Oracle vice president of financial product strategy, Terrance Wampler, was recently in Australia to meet with local partners and share how partners globally were successfully winning customer Cloud ERP implementations.
Wampler highlighted Cloud implementations have a different business model and it wanted partners understand how they're going to make money out of business advisory services, standardising requirements, integrations and building out custom apps on its platform-as-a-service.
"They're also going to make money on managed services post-implementation as Cloud offers this continuous improvement program where the product can evolve quickly. That allows them to bring on those advisory services to take up new features and offer more value to the customer," he said.
"As Oracle transforms from a license to a service business, partners need to transform their consultancy services from a licensed model to a Cloud model, and we have to figure out how to help them do that."
As a result, the volume of business and implementation services value will change, Wampler said, but there's a huge opportunity to gain revenue through these other avenues.
"My intent is to help the Australian market and our Oracle ecosystem understand how successful our business is and how we can grow our business in Australia," he said.
According to Wampler, partners need to improve their confidence in providing Cloud services followed by their sales execution and then focus on Cloud skills.
"All the partners that I've met in Australia, their Cloud ERP practices are in their infancy," Wampler said.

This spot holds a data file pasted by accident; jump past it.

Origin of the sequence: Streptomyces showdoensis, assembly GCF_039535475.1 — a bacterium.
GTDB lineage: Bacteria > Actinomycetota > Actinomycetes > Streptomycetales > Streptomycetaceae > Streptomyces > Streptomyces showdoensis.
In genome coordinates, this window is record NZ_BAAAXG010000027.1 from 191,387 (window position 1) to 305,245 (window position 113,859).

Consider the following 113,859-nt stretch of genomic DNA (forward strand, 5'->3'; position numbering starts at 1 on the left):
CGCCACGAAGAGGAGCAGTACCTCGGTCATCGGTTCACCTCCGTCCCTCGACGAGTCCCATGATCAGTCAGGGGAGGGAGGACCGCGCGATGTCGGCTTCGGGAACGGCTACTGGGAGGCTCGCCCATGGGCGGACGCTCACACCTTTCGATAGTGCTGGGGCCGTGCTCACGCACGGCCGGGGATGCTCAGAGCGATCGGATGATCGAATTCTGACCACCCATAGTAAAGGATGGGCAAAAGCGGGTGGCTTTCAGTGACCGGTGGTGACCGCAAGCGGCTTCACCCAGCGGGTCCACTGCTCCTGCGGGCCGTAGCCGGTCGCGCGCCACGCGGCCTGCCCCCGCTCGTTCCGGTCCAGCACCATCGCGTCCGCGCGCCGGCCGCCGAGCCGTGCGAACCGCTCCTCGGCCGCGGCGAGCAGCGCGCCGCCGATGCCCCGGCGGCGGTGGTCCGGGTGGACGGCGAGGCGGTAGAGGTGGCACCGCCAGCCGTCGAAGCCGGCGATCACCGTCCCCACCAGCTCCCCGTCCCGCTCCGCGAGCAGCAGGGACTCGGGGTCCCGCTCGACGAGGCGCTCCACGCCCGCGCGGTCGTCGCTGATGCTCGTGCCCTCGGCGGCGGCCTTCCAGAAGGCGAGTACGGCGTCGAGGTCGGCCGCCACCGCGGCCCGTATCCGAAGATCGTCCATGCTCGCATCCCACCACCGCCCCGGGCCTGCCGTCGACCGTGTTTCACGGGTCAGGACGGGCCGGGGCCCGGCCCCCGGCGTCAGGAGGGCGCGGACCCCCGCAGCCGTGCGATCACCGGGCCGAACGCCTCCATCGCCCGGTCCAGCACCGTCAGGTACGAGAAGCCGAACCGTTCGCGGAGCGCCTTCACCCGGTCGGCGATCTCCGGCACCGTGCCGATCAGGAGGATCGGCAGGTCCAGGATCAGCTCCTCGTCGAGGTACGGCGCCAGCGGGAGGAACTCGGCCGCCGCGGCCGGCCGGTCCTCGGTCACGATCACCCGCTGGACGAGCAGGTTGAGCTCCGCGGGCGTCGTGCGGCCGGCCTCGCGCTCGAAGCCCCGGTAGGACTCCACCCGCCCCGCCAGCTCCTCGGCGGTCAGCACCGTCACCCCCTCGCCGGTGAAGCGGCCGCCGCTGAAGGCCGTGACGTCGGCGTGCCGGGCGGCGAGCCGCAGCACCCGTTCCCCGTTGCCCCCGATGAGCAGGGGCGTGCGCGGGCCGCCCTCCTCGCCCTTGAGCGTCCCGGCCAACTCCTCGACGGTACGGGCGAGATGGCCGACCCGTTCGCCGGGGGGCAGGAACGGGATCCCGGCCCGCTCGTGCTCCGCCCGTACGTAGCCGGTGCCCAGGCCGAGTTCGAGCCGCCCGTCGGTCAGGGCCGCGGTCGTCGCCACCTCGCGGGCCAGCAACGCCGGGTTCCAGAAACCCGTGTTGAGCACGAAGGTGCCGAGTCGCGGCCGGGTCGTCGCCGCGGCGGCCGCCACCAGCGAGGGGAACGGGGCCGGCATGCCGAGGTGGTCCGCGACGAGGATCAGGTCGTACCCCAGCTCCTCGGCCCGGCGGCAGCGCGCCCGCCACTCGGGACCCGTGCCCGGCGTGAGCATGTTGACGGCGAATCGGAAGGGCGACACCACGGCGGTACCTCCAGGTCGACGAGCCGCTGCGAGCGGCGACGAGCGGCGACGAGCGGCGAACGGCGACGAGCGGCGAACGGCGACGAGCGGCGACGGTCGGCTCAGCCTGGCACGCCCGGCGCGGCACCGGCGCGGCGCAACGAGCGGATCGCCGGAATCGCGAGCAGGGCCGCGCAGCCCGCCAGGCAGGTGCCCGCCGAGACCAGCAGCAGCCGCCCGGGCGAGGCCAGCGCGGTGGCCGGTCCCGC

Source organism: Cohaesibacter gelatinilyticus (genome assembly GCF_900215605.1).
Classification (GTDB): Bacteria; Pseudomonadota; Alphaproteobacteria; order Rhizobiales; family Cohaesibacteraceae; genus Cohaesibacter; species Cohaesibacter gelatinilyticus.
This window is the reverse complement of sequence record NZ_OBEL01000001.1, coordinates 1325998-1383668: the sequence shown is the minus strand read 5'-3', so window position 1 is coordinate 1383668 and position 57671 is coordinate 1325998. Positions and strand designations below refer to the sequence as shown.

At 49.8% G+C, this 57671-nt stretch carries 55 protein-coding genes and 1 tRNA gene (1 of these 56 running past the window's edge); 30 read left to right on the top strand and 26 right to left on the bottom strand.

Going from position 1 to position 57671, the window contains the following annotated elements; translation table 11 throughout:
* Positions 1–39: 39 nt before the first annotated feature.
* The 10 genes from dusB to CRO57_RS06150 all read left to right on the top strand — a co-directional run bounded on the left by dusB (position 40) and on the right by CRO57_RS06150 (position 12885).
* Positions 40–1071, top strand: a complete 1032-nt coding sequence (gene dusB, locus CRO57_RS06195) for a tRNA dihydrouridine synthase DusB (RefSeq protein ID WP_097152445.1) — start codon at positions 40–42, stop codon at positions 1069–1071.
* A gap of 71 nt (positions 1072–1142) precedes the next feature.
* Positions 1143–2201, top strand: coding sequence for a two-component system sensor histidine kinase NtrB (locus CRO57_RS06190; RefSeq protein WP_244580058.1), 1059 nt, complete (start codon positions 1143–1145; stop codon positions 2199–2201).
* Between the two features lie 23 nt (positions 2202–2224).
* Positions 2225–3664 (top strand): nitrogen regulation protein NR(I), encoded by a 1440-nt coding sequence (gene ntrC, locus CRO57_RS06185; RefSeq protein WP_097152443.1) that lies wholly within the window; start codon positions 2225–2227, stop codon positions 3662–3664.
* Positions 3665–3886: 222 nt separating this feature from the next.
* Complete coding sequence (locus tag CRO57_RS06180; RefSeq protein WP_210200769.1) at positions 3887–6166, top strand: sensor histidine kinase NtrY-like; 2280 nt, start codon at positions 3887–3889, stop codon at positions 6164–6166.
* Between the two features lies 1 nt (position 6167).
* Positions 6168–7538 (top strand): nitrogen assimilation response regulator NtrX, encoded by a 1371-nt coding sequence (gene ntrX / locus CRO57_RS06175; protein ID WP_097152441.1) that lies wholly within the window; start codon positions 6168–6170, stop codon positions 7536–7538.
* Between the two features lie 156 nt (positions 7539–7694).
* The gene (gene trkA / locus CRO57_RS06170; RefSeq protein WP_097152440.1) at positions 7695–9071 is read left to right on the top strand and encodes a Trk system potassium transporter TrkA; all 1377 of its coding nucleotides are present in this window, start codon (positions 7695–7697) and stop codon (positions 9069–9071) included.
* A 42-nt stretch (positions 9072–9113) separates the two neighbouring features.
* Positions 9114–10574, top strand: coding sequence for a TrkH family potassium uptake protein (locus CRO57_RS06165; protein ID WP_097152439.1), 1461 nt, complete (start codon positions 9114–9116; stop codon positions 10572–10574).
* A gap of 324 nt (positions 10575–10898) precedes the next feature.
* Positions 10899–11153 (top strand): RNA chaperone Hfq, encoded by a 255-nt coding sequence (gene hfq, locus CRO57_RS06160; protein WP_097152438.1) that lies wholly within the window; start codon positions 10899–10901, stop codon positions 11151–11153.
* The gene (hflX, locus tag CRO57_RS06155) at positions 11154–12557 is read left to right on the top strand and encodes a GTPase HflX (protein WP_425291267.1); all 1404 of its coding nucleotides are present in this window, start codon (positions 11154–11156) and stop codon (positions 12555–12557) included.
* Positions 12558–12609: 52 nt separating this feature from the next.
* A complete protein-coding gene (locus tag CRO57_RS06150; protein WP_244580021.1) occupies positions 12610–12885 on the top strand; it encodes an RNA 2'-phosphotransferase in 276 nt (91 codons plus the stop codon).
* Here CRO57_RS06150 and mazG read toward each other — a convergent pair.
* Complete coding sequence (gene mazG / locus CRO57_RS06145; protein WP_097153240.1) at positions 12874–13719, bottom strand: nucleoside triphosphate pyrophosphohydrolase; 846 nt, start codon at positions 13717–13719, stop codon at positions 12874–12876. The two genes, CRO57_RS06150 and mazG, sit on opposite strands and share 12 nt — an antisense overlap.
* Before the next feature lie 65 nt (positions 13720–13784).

"You need to build your practice first before you build your skills up, meaning that you've got to have a mindset of recommending Cloud and approach Cloud as-a-service with capabilities."
Wampler highlighted the vendor's global success with Cloud-based ERP, but said it needed to 'bootstrap' its strategy more in the Australian market.
To date, Oracle has trained more than 350 partner organisations globally and more than 25,000 individual consultants.
"As Oracle, we think we've mastered what a Cloud or a service business means and it's not just apps, it's technology and infrastructure," he said. "We've figured out already what that business model looks like, but I don't think that we've figured how the ecosystem should best grow to support it."
Recently, Oracle announced that it hired more than 800 new salespeople in Asia Pacific in an effort to capitalise on the growth of the Cloud computing market in the region.
In its fiscal fourth-quarter results announced in June, the vendor's Cloud revenue achieved more than $US2.3 billion annual run rate, selling $US426 million in new Software as a Service (SaaS) and Platform as a Service (PaaS) business during the quarter.